Do you think India needs a ‘sporting culture’ for the youth to consider sports other than cricket a viable career option?

With 11 clubs in the ISL, many I-League and 2nd division clubs, parents have started considering football as a career option. Unfortunately, due to India’s population and few clubs, not everybody can make it big. Remuneration is important at the district and state level which requires small sponsors and investors to create sustainability at that level. At the age of 19-20 when an individual is making a decision for the future, having some sort of scholarship or rules similar to what exist in the IPL where Under 22 players are mandatory will help more young people join the sport while getting some remuneration. There needs to be a return of investment because parents will not invest beyond a certain point. Small leagues that give medals or get a sponsor to help footballers at the age group of 16 - 18 will ensure fewer dropouts and more individuals pursuing the sport professionally. Football also has a short shelf life and after a certain age, the body does not support playing the sport at the highest level. There needs to be a plan for a post playing career and footballers need to be well taken care of after retirement. Sustaining footballers after retirement due to age or injuries through government jobs or a scheme will help convince more parents to support their children in pursuing the sport. 


As Director of the Community Football Club of India, what are your plans for the future?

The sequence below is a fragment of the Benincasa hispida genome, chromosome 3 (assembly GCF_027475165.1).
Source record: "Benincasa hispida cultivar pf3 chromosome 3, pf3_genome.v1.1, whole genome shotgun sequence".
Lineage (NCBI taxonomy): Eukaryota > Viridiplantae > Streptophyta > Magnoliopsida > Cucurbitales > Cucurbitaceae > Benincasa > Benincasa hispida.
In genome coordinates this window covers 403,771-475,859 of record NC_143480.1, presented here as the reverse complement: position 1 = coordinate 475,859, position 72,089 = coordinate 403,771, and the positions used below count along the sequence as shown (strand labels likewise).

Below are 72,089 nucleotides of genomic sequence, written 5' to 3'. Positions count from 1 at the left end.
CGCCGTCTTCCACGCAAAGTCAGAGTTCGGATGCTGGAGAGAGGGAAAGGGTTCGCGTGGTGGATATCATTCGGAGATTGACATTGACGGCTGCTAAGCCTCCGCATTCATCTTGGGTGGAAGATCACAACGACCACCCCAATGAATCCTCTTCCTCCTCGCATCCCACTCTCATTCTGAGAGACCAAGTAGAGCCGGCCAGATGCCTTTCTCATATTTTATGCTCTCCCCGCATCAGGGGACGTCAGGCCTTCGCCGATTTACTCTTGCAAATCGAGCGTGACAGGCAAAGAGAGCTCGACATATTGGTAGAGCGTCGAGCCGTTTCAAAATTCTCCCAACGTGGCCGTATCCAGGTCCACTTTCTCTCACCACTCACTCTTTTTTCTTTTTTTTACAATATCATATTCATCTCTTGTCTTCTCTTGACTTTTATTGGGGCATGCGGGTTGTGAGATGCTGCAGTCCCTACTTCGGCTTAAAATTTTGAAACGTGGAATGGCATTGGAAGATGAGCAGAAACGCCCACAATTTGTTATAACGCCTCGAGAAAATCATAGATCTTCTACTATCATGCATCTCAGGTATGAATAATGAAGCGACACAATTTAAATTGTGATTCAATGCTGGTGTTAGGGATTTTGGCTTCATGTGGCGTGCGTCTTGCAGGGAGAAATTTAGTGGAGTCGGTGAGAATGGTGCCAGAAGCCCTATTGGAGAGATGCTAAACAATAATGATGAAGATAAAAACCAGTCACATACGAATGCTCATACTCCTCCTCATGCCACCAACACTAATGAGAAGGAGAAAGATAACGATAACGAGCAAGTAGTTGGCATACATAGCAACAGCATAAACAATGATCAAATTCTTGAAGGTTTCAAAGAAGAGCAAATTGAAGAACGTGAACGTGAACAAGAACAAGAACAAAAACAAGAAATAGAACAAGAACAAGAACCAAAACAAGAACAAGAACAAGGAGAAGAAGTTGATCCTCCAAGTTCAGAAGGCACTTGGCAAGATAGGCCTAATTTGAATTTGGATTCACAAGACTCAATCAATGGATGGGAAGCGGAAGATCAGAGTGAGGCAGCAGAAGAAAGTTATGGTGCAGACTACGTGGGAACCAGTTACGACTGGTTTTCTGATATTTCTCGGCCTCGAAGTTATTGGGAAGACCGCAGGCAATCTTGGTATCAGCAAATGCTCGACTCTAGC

We are a feeder club that identifies talent and gives them a platform to perform. We also provide solutions to problems at the grass root level that exist in whichever cities we go to. For example: if Mumbai does not have many youth football tournaments, we will organize them and help the District Associations to start their own leagues at the Under 8, 10, 12, 14 and 16 level. We recently organized a small league in the months of December - January for Under 20’s and ensured all the COVID precautions were taken. As an Academy, our goal will always be to identify talent, take them to a certain level and try to help them progress to the next level at a club which plays in the ISL or the I-League. My dream or my ambition one day would be to see if we can play in the I-League 2nd division and go up the ranks. That’s still far away because we have to create a sustainable model at the top level by taking it step by step. Right now we are quite comfortable in introducing children to the sport, teaching them the nuances of football and solving the problems that the district or state association faces in our capacity. We are trying to create a small community that started off in Mumbai, we are already doing some work in the Konkan region and we are looking to create a football body in the Ratnagiri district as well. Our focus basically is to teach values of the sport alongside introducing them to the game and take them to a certain level.